Monday, January 22, 2007

Rioting in Bangalore

India Daily reports on rioting over the weekend in the Indian city of Bangalore. Why is this a big deal? Such events are common in many countries; as I write this there is civil unrestin Guinea and Bangladesh over various political grievances. But such rioting in Bangalore demands comment, because the events are certainly discouraging to one of my favorite hypotheses, that free commerce limits ethnoreligious conflict. Bangalore is after all the hub of cutting-edge Indian commercial activity, justly famous as a rising center of high-technology production and innovation, and the one place where we should best hope for civil peace and cooperation among India's extraodinary tapestry of tribal groups. (Indeed, much of the coverage at Google News is emphasizing that outsourcing ventures have been unaffected as much as the cost of the rioting itself.)

The violence (one killed, dozens injured, stores burnt) apparently began after a protest demonstration by Muslims over the execution of Saddam Hussein. And, lo and behold, it is apparently sectarian politicians who are stoking the flames. This report from AKI indicates that hardline Hindu sectarians took advantage of the tensions, and this one from CNN/IBN quotes ordinary people blaming politicians for stirring up tribal passions. Indian politics have for years been becoming more tribal – on both religious and caste grounds – even as the economy has continued to liberalize. One could even argue that for those who benefit from sectarian divisions, politics will soon be the only arena left.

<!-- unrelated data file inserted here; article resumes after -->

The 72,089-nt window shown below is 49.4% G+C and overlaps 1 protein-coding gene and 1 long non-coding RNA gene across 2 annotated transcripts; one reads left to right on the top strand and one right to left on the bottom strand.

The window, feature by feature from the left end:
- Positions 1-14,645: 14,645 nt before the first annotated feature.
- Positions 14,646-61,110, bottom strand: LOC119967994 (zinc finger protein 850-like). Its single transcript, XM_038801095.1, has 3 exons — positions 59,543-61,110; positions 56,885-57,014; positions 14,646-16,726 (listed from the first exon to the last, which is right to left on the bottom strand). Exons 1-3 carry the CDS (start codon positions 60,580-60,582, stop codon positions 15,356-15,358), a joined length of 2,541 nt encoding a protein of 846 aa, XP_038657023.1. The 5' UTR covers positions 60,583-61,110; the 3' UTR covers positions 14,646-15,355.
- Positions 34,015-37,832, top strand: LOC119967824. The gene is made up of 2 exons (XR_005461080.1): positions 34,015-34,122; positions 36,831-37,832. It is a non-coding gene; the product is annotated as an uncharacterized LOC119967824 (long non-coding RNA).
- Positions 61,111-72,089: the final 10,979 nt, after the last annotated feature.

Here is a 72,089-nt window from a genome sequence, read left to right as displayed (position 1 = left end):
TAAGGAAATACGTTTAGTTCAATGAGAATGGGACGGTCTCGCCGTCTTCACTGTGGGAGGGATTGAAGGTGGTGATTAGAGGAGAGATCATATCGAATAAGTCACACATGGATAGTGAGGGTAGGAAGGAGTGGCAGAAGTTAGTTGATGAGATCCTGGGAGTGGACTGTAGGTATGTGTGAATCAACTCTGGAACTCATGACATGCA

And so the lesson is that globalization and economic liberalization are no instant magic bullet, particularly with tribalization and discrimination patterns that have been centuries in the making. But over the long haul I am optimistic; this stury (pdf) describes the power of the crazy entrepreneurial environment in Silicon Valley to dissolve the traditional barriers of language, caste and religion among Indian entrepreneurs, which they replace by a pan-Indian identity. To be sure, that is not the ideal endpoint (which comes when they cease thinking of themselves in any tribal terms at all, merely as businessmen), but it is a start. The anti-discriminatory urgency demanded by globalization means Bangalore has come a long way, but the rioting shows Bangalore has a ways yet to go.

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